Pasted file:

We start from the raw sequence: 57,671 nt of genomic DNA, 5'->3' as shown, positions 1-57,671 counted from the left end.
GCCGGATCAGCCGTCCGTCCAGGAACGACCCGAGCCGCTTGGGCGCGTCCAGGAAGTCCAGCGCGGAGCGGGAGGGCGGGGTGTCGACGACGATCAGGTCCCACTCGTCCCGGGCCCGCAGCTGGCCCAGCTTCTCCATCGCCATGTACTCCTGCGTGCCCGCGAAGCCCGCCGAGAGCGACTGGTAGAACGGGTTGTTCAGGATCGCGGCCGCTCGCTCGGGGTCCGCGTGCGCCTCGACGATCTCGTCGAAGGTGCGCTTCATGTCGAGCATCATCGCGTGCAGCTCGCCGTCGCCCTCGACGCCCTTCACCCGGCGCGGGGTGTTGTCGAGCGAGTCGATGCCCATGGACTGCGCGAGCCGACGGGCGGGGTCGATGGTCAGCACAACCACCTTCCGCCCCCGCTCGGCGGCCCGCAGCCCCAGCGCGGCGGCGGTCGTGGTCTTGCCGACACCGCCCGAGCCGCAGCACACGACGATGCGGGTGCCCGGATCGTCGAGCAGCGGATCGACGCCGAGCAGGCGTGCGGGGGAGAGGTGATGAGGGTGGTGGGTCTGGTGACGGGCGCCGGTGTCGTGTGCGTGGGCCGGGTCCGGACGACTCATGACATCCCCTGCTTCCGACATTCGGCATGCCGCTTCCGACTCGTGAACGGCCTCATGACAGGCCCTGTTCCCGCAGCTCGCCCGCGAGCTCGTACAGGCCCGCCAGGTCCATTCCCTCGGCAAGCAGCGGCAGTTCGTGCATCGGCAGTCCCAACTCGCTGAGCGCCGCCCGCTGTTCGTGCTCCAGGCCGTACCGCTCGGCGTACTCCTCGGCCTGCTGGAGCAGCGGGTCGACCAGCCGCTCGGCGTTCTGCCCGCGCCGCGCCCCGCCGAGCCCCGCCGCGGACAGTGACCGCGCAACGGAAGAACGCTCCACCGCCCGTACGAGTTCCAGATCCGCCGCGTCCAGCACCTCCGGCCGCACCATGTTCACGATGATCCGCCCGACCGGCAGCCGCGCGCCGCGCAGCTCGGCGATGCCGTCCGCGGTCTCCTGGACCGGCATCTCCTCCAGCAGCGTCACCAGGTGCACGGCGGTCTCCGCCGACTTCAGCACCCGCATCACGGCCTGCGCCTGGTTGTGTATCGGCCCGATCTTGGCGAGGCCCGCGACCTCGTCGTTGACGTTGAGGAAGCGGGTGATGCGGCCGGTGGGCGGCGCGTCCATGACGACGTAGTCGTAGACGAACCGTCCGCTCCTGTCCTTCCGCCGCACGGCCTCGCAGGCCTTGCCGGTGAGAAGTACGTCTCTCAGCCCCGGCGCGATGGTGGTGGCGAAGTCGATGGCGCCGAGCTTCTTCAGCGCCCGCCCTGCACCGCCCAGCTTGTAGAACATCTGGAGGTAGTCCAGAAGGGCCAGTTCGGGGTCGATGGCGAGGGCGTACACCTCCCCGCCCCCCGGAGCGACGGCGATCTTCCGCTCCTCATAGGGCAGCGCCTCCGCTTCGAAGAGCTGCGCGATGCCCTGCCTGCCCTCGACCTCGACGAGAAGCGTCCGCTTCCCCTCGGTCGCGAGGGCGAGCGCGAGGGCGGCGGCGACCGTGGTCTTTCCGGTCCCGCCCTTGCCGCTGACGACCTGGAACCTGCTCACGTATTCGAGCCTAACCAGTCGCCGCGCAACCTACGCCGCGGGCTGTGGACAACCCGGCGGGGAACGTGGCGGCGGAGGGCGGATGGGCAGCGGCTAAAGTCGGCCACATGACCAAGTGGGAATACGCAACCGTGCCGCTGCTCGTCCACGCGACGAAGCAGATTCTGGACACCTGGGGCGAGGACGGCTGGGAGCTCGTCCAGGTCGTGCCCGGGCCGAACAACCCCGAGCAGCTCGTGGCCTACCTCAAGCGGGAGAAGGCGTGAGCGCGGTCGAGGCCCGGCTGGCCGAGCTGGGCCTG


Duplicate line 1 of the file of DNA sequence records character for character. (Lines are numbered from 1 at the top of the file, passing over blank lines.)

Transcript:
We start from the raw sequence: 57,671 nt of genomic DNA, 5'->3' as shown, positions 1-57,671 counted from the left end.